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A challenge is like a change; it is inevitable. Each person should encounter at least once during his/her life. It is rarely known that each challenge carries with it a good result. Shakespeare and Albom have proved this in their works.
Tuesdays with Morrie is a script that forms part of the works of Mitch Albom, a former University graduate. Mitch Albom is the narrator of the book. In his story, Albom focuses on Morrie Schwartz, a character who stands out as his former preferred professor and friend at the University.
Albom pictures this character as one who has gone through a lot of suffering before achieving his title as professor of sociology. He is viewed as a man of wisdom, owing to the lessons he has learned from his sufferings since childhood, which he, in turn, teaches Albom.
King Lear, on the other hand, is a William Shakespeare’s book that focuses much on Lear, the aging king of England. Lear plans to partition his kingdom to each of his three daughters. He undergoes a lot of disgrace and an overall loss of his power as a result.
Shakespeare pictures Lear as one who has encountered a good deal of embarrassment and betrayals, a process that makes him gain true wisdom. Though Morrie and Lear go through different suffering processes, they both die as wise men as expounded below.
Lear stands out as a king in Shakespeare’s book. He ought to be happy and satisfied with life, but this is not the case. He is in a serous problem that he wants to solve.
He associates this problem with his ‘being a king’ where he believes that by dividing this kingdom among his three daughters, he will have gotten rid of much of this trouble. The king says, “Meantime we shall express our darker purpose. Give me the map there. Know that we have divided.
In three our kingdom; and ‘it’s our fast intent. To shake all cares and business from our age conferring them on younger strengths, while we unburdened crawl…” (Shakespeare 38-50). This depicts the kind of problem he is experiencing and his plan to end it.
Morrie, the professor, ought to, be happy as well but again his words portray some problem. He is not as happy as one can imagine.
Similarly, in his dialogue with Albom, Morrie reveals the problem he has with the prevailing culture. He says, “The culture we have does not make people feel good about them. And you have to be strong enough to say if the culture doesn’t work, don’t buy it” (Albom 42).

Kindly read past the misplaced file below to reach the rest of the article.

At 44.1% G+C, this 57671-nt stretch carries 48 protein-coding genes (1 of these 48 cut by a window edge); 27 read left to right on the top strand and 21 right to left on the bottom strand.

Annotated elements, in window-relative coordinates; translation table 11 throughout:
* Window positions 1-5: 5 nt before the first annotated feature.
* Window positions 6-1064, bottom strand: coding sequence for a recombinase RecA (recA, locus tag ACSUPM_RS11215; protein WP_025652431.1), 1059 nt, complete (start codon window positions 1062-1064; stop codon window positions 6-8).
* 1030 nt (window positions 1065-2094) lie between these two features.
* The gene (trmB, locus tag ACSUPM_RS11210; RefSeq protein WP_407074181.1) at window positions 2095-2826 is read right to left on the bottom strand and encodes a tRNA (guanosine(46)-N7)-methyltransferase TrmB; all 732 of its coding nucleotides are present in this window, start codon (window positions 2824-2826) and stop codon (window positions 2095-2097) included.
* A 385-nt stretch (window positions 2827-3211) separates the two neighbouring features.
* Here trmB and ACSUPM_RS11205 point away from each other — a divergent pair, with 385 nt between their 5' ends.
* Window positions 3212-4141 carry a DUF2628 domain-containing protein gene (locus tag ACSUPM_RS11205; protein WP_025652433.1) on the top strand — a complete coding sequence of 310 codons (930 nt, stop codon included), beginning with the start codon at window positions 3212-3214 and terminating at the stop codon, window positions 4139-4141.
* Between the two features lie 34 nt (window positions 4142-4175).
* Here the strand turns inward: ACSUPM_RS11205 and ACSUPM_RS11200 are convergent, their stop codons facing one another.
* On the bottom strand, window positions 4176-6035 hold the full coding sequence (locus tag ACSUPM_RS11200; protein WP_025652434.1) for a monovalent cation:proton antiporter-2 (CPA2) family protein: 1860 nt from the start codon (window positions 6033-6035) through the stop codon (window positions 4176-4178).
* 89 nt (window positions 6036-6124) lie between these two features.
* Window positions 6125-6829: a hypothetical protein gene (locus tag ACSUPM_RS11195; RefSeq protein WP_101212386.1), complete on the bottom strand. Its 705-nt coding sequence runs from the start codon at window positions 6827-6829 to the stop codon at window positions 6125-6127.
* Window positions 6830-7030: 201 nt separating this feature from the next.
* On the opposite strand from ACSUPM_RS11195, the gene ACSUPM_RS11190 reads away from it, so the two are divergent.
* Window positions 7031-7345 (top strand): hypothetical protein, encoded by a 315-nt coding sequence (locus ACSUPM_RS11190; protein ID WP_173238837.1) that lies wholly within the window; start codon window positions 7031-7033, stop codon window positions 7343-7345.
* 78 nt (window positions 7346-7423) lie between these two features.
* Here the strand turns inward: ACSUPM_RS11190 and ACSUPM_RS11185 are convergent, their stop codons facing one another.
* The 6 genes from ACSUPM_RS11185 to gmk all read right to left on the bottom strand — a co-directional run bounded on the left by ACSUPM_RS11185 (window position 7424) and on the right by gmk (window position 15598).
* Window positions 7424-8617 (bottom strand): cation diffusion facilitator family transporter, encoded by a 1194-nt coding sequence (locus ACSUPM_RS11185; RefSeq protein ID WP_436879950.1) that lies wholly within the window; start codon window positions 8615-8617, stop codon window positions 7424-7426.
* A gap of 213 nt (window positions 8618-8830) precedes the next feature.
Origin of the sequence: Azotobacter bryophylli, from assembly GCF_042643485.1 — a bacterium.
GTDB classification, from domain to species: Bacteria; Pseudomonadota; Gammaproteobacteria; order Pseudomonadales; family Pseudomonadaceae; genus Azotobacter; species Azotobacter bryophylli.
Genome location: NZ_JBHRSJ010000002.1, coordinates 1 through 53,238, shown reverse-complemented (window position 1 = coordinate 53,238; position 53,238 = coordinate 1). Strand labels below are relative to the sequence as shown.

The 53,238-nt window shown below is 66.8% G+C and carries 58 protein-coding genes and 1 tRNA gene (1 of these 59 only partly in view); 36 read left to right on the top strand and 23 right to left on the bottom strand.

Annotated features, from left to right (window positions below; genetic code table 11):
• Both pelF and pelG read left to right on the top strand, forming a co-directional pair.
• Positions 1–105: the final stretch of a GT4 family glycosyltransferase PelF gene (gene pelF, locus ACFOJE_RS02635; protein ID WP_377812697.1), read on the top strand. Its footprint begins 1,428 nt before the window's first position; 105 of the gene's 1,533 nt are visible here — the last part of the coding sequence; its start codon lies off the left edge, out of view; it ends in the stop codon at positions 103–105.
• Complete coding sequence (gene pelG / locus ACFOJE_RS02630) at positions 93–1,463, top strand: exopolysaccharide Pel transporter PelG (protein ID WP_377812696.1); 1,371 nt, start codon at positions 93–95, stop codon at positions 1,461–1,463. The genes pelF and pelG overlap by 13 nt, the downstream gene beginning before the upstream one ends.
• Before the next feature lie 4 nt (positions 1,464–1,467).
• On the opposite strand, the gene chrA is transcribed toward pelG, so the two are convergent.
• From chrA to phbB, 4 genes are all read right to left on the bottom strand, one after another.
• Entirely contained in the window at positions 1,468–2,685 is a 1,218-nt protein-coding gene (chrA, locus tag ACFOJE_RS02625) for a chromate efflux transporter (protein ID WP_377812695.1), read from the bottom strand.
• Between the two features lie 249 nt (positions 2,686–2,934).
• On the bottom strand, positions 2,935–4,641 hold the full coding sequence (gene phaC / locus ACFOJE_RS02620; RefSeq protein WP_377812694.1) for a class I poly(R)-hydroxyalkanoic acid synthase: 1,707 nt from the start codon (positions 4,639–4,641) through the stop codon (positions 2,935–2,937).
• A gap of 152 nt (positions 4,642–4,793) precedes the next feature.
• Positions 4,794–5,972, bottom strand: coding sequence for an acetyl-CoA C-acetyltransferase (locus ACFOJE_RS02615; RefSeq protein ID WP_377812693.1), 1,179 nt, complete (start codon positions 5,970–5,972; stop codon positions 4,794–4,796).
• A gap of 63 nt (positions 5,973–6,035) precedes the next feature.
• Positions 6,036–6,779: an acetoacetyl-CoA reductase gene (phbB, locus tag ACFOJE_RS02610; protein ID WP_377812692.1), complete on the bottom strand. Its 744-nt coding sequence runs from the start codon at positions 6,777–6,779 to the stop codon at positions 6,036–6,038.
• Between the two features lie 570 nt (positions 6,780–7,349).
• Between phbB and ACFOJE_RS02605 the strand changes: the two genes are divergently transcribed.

This makes it clear that the two are suffering. The two share a common need of love as the following paragraph explains.
When Lear wants to divide his kingdom to his three daughters, the only question he asks them is based on love. He has lived to see people suffer due to the lack of love. When he turns insane due to family conflicts with his daughters, he encounters loyal Gloucester, who helps him out of love.
He is yearning for this need. “Tell me, my daughters, since now we will divest us both of rule, Interest of territory, cares of state, which of you shall we say doth love us most…which of you shall say you love me most?” (Shakespeare 50-55). This is no more than a hunger for love.
Morrie’s conversation with Albom pictures the same desire of love. Morrie posits, “Love each other or die” (Albom 163). This shows the basic cause of the two characters’ agonies is lack of love.
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While the king desires love from his daughters, Morrie recalls his childhood life when his poor father could not provide for him and how nobody could show him tokens of love by helping him, and this is why he has learned to love. He says, “Love Wins. Love always wins” (Albom 40).
He believes that this is the basis of all the needs. Nevertheless, the two characters differ to some extent as the next paragraph clarifies.
Morrie’s dialogue with Albom depicts him as a man of dignity. He is more than a parent following the pieces of advice he gives Albom. He is more than a gentle person driven by love.
According to him, he believes that when one wrongs you, the best and worth taking the step is just to forgive, rather than revenge. He posits, “We…need to forgive ourselves…For all the things we didn’t do. All the things we should have done.
You can’t get stuck on the regrets of what should have happened” (Albom 166). He implies that there cannot be a good reason for a fight because where there is forgiveness, there cannot be a fight.
He sees no valid reason for questioning the mistreatment he got when he was a child. According to him, these were only meant to instill his present wisdom.
On the contrary, the king is very reactive when wronged. He even severely canes those who do him wrong. He knows not how to forgive. “…and Lear hits Oswald in the rage” (Shakespeare 87-104).
Here the king is in a serious fight and fact he angrily asks, “Dost thou call me to fool, boy?” to which the Fool, always wiser than he appears, replies, “All thy other titles thou hast given away; that thou were born with” (Shakespeare 164-165).
This shows how he is unable to forgive unlike his counterpart Morrie. All these encounters finally teach him. “The Fool teaches Lear several riddles” (Shakespeare 8-52). This shows how he gained his wisdom.
Though Lear acquires wisdom through in his old age sufferings as discussed above, Morrie acquires his through childhood sufferings. These two different experiences are quite relevant today.
Shakespeare and Albom are trying to teach the world that in every challenge, there exist corresponding good results. In other words, it is a lesson to be learned that wisdom, among other attributes, do not come freely. They have to be sought with a lot of struggles.
Albom, Mitch. “Tuesdays with Morrie”
Shakespeare, William. “King Lear”